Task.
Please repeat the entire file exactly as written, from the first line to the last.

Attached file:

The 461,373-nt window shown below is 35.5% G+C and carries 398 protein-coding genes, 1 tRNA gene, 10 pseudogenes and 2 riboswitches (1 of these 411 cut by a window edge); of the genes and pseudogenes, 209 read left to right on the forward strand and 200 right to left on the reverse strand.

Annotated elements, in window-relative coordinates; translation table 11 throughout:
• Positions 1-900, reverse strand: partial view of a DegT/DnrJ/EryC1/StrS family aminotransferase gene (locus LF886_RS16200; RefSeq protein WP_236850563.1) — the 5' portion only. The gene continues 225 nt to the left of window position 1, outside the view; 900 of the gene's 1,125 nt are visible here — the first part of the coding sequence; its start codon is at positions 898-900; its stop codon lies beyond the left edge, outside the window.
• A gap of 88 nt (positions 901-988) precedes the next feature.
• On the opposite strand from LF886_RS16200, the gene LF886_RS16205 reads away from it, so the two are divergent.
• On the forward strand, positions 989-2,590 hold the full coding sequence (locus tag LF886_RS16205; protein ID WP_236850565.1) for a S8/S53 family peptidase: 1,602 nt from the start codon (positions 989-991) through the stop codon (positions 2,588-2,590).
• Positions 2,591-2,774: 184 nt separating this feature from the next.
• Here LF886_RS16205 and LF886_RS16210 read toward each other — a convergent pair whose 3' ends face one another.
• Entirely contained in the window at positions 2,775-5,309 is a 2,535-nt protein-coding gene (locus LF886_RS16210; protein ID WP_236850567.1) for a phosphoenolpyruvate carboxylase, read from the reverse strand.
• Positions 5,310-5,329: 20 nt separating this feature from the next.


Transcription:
The 461,373-nt window shown below is 35.5% G+C and carries 398 protein-coding genes, 1 tRNA gene, 10 pseudogenes and 2 riboswitches (1 of these 411 cut by a window edge); of the genes and pseudogenes, 209 read left to right on the forward strand and 200 right to left on the reverse strand.

Annotated elements, in window-relative coordinates; translation table 11 throughout:
• Positions 1-900, reverse strand: partial view of a DegT/DnrJ/EryC1/StrS family aminotransferase gene (locus LF886_RS16200; RefSeq protein WP_236850563.1) — the 5' portion only. The gene continues 225 nt to the left of window position 1, outside the view; 900 of the gene's 1,125 nt are visible here — the first part of the coding sequence; its start codon is at positions 898-900; its stop codon lies beyond the left edge, outside the window.
• A gap of 88 nt (positions 901-988) precedes the next feature.
• On the opposite strand from LF886_RS16200, the gene LF886_RS16205 reads away from it, so the two are divergent.
• On the forward strand, positions 989-2,590 hold the full coding sequence (locus tag LF886_RS16205; protein ID WP_236850565.1) for a S8/S53 family peptidase: 1,602 nt from the start codon (positions 989-991) through the stop codon (positions 2,588-2,590).
• Positions 2,591-2,774: 184 nt separating this feature from the next.
• Here LF886_RS16205 and LF886_RS16210 read toward each other — a convergent pair whose 3' ends face one another.
• Entirely contained in the window at positions 2,775-5,309 is a 2,535-nt protein-coding gene (locus LF886_RS16210; protein ID WP_236850567.1) for a phosphoenolpyruvate carboxylase, read from the reverse strand.
• Positions 5,310-5,329: 20 nt separating this feature from the next.